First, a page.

STRUTT, Jacob George (1784-1867)
Sylva Britannica; or, portraits of forest trees, distinguished for their antiquity, magnitude, or beauty. Drawn from nature
London: published for the Author by Longman, Rees, Orme, Brown and Green, . Imperial octavo. (10 1/4 x 6 7/8 inches). vii, 151, pp. Additional title on india paper mounted with etched vignette, 49 etched plates by Strutt, all on India paper mounted. (Foxing to the plates).
19th century purple morocco, covers bordered in gilt, spine with semi-raised bands in six compartments, lettered in gilt in the second, the others decoratively paneled in gilt, marbled endpapers, gilt edges
Provenance: Lucius O'Brien (armorial bookplates)
An attractive copy of the first octavo edition of this charming work: the deluxe issue with the plates all printed on india paper.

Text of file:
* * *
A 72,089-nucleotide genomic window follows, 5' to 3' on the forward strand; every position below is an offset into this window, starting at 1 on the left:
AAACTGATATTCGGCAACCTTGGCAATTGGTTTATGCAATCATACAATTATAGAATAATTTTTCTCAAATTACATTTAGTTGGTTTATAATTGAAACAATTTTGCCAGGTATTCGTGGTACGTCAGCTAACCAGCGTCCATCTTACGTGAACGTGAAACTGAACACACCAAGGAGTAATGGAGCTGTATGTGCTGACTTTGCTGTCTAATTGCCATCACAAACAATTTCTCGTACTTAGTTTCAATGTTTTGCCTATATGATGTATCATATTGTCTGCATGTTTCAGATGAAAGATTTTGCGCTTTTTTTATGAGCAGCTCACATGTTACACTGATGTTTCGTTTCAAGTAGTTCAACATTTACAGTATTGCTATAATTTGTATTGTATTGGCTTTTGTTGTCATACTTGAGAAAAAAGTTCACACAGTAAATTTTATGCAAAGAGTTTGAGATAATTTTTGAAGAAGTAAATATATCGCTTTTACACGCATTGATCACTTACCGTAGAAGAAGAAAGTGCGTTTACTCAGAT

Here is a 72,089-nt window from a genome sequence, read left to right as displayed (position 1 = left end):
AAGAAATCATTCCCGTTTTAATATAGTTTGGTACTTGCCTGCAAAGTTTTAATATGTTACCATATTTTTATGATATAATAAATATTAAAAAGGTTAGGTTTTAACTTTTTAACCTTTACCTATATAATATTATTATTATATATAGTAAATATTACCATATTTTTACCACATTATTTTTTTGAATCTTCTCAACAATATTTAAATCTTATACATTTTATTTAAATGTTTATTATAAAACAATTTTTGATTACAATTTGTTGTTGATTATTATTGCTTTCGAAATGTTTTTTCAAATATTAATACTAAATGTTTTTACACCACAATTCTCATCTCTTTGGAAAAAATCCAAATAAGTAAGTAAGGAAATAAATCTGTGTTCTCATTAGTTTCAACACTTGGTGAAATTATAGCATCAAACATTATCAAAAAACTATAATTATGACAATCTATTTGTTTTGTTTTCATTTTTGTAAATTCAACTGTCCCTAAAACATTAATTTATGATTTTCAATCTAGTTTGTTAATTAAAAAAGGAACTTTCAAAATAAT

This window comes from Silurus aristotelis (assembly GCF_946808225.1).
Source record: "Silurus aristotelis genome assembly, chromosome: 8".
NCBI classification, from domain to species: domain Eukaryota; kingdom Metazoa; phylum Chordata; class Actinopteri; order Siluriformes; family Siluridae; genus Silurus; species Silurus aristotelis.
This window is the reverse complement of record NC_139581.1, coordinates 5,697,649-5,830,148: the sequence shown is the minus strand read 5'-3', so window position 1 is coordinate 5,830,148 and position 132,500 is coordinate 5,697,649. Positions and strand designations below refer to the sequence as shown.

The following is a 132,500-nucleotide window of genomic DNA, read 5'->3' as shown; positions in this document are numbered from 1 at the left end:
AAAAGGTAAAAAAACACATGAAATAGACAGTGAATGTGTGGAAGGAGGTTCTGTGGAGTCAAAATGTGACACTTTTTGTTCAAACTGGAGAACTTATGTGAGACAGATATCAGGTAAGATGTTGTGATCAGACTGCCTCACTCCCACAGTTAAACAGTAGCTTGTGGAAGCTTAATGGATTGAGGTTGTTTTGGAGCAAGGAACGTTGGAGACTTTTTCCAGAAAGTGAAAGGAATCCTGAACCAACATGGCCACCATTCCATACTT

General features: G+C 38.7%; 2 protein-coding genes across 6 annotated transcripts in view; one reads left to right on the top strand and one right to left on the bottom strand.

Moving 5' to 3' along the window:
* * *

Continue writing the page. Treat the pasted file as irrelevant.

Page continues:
Rather than concentrating on generic descriptions of species of trees (although these are given), Strutt here provides a portrait in words and pictures of 50 of the greatest trees or stands of trees in England and Scotland: a snapshot of the trees as they stood in 1830. "Greatest" is here interpreted by Strutt in various ways: tallest, largest girth, largest spread, oldest, etc. The preponderence of the examples given are oaks (21), but he also includes examples of elm (6), beech (2), ash (2), chestnut (4), cedar (3), yew (3) and one each of lime, poplar, willow, plane, maple, sycamore, Scotch fir, silver fir and larch. This work was first published by Strutt in 1826 in a folio format, and was available by subscription at 9 guineas for the normal issue or for the issue with the plates on india paper 15 guineas (a list of the subscribers to this folio edition is included in the present octavo edition). For the present work, the folio plates were reduced and the folio text was modified to allow for the re-ordering of the trees into more coherant groupings. As with the folio edition, this work was offered in two forms: at £1 11s. 6d. for the normal issue or 3 guineas for the deluxe issue with the plates on india paper (as here).
Lowndes III, p.2534; Nissen BBI 1907.